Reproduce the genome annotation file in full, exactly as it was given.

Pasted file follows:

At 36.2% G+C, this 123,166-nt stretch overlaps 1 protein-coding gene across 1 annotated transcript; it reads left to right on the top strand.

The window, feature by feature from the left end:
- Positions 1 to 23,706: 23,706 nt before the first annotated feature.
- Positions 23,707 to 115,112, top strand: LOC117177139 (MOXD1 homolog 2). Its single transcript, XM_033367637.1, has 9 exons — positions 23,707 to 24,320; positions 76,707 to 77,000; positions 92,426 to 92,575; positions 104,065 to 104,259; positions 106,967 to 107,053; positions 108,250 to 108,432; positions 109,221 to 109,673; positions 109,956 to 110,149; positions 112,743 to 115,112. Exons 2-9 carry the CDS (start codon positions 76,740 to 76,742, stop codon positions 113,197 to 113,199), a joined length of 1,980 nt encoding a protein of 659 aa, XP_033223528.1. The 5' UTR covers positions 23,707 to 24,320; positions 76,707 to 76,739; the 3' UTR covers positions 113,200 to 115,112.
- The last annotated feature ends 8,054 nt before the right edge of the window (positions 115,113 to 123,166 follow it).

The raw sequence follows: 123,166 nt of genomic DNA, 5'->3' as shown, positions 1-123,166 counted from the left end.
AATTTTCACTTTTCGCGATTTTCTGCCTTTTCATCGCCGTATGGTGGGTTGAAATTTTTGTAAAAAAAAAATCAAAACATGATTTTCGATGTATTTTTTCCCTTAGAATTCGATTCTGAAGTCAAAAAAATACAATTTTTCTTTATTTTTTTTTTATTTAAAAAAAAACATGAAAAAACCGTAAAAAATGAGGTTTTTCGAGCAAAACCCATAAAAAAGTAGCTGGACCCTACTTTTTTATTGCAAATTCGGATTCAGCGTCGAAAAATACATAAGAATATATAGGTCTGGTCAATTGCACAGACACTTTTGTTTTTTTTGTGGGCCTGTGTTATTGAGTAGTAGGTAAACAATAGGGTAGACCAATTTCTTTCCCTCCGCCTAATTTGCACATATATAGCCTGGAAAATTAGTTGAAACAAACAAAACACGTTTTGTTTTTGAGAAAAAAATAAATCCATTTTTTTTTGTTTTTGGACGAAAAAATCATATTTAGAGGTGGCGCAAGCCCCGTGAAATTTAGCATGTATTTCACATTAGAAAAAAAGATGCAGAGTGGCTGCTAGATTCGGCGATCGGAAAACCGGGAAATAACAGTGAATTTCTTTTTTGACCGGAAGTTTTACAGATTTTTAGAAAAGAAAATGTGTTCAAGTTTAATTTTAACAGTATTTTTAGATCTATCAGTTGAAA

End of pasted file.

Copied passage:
At 36.2% G+C, this 123,166-nt stretch overlaps 1 protein-coding gene across 1 annotated transcript; it reads left to right on the top strand.

The window, feature by feature from the left end:
- Positions 1 to 23,706: 23,706 nt before the first annotated feature.
- Positions 23,707 to 115,112, top strand: LOC117177139 (MOXD1 homolog 2). Its single transcript, XM_033367637.1, has 9 exons — positions 23,707 to 24,320; positions 76,707 to 77,000; positions 92,426 to 92,575; positions 104,065 to 104,259; positions 106,967 to 107,053; positions 108,250 to 108,432; positions 109,221 to 109,673; positions 109,956 to 110,149; positions 112,743 to 115,112. Exons 2-9 carry the CDS (start codon positions 76,740 to 76,742, stop codon positions 113,197 to 113,199), a joined length of 1,980 nt encoding a protein of 659 aa, XP_033223528.1. The 5' UTR covers positions 23,707 to 24,320; positions 76,707 to 76,739; the 3' UTR covers positions 113,200 to 115,112.
- The last annotated feature ends 8,054 nt before the right edge of the window (positions 115,113 to 123,166 follow it).

The raw sequence follows: 123,166 nt of genomic DNA, 5'->3' as shown, positions 1-123,166 counted from the left end.
AATTTTCACTTTTCGCGATTTTCTGCCTTTTCATCGCCGTATGGTGGGTTGAAATTTTTGTAAAAAAAAAATCAAAACATGATTTTCGATGTATTTTTTCCCTTAGAATTCGATTCTGAAGTCAAAAAAATACAATTTTTCTTTATTTTTTTTTTATTTAAAAAAAAACATGAAAAAACCGTAAAAAATGAGGTTTTTCGAGCAAAACCCATAAAAAAGTAGCTGGACCCTACTTTTTTATTGCAAATTCGGATTCAGCGTCGAAAAATACATAAGAATATATAGGTCTGGTCAATTGCACAGACACTTTTGTTTTTTTTGTGGGCCTGTGTTATTGAGTAGTAGGTAAACAATAGGGTAGACCAATTTCTTTCCCTCCGCCTAATTTGCACATATATAGCCTGGAAAATTAGTTGAAACAAACAAAACACGTTTTGTTTTTGAGAAAAAAATAAATCCATTTTTTTTTGTTTTTGGACGAAAAAATCATATTTAGAGGTGGCGCAAGCCCCGTGAAATTTAGCATGTATTTCACATTAGAAAAAAAGATGCAGAGTGGCTGCTAGATTCGGCGATCGGAAAACCGGGAAATAACAGTGAATTTCTTTTTTGACCGGAAGTTTTACAGATTTTTAGAAAAGAAAATGTGTTCAAGTTTAATTTTAACAGTATTTTTAGATCTATCAGTTGAAA